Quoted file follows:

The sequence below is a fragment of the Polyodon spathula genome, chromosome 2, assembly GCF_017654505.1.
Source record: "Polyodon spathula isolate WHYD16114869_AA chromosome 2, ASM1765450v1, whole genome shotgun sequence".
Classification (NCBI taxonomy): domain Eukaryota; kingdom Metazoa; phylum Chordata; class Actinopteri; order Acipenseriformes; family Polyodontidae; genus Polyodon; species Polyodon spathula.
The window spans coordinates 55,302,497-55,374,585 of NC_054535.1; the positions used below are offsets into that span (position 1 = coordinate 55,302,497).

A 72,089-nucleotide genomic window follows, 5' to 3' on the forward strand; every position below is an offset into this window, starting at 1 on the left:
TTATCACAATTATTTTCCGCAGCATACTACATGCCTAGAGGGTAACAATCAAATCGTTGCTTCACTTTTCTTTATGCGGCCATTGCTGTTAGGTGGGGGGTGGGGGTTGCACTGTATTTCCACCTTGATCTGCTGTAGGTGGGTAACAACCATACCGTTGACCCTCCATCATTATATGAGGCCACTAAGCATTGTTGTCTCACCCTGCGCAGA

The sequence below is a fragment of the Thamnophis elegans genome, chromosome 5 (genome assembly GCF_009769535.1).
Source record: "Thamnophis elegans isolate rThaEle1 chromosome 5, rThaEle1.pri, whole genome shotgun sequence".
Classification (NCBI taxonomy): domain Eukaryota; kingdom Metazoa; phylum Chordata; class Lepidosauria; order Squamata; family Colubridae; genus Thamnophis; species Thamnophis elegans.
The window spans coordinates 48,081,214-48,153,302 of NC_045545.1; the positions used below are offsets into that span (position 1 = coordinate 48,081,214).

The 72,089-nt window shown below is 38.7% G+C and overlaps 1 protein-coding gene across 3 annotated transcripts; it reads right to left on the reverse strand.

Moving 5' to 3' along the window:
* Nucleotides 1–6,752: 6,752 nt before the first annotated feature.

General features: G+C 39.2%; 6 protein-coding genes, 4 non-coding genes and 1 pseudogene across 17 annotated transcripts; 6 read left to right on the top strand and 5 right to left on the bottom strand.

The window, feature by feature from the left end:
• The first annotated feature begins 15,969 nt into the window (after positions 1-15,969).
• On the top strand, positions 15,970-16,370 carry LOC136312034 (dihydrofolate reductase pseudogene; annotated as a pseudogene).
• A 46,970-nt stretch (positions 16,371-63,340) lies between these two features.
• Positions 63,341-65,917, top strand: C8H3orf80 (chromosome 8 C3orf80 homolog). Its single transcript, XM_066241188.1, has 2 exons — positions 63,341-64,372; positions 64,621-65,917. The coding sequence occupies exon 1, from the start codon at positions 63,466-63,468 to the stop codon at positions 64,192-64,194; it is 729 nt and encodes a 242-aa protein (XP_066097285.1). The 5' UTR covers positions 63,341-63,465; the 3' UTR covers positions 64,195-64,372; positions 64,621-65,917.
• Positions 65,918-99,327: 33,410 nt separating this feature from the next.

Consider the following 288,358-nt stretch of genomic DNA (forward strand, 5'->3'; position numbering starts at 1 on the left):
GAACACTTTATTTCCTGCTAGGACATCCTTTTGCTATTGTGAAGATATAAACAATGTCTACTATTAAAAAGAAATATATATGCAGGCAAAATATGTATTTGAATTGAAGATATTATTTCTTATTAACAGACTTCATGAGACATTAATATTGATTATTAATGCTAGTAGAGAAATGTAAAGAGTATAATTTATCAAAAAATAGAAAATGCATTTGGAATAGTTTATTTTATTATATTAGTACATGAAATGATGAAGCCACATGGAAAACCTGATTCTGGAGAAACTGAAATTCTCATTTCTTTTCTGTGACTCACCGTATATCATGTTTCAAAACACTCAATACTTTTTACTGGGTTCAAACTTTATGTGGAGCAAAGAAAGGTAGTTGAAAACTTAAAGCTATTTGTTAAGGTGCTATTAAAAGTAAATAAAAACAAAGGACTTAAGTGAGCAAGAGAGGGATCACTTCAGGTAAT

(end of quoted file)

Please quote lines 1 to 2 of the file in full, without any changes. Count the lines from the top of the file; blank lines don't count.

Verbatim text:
The sequence below is a fragment of the Polyodon spathula genome, chromosome 2, assembly GCF_017654505.1.
Source record: "Polyodon spathula isolate WHYD16114869_AA chromosome 2, ASM1765450v1, whole genome shotgun sequence".